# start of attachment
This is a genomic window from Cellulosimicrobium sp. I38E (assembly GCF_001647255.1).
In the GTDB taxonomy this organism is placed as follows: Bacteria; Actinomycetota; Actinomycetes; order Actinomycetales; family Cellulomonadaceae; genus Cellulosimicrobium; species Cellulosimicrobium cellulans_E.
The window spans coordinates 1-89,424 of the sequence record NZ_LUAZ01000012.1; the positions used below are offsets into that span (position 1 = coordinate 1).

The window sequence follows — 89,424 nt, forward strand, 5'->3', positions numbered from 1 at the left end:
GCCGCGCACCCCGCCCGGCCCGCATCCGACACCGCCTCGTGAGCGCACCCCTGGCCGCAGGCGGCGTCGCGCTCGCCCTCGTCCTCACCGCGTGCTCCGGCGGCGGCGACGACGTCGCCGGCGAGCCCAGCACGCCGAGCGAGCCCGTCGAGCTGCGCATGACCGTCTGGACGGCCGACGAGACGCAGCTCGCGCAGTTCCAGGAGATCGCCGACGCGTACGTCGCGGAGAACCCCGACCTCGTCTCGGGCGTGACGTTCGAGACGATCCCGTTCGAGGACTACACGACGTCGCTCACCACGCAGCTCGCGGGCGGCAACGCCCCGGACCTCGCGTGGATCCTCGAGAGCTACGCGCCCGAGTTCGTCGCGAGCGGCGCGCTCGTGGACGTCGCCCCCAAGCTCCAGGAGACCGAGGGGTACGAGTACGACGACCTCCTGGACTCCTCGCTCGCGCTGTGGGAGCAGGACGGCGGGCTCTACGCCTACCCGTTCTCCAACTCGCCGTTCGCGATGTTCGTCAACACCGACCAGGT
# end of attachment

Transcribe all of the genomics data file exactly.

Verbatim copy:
This is a genomic window from Cellulosimicrobium sp. I38E (assembly GCF_001647255.1).
In the GTDB taxonomy this organism is placed as follows: Bacteria; Actinomycetota; Actinomycetes; order Actinomycetales; family Cellulomonadaceae; genus Cellulosimicrobium; species Cellulosimicrobium cellulans_E.
The window spans coordinates 1-89,424 of the sequence record NZ_LUAZ01000012.1; the positions used below are offsets into that span (position 1 = coordinate 1).

The window sequence follows — 89,424 nt, forward strand, 5'->3', positions numbered from 1 at the left end:
GCCGCGCACCCCGCCCGGCCCGCATCCGACACCGCCTCGTGAGCGCACCCCTGGCCGCAGGCGGCGTCGCGCTCGCCCTCGTCCTCACCGCGTGCTCCGGCGGCGGCGACGACGTCGCCGGCGAGCCCAGCACGCCGAGCGAGCCCGTCGAGCTGCGCATGACCGTCTGGACGGCCGACGAGACGCAGCTCGCGCAGTTCCAGGAGATCGCCGACGCGTACGTCGCGGAGAACCCCGACCTCGTCTCGGGCGTGACGTTCGAGACGATCCCGTTCGAGGACTACACGACGTCGCTCACCACGCAGCTCGCGGGCGGCAACGCCCCGGACCTCGCGTGGATCCTCGAGAGCTACGCGCCCGAGTTCGTCGCGAGCGGCGCGCTCGTGGACGTCGCCCCCAAGCTCCAGGAGACCGAGGGGTACGAGTACGACGACCTCCTGGACTCCTCGCTCGCGCTGTGGGAGCAGGACGGCGGGCTCTACGCCTACCCGTTCTCCAACTCGCCGTTCGCGATGTTCGTCAACACCGACCAGGT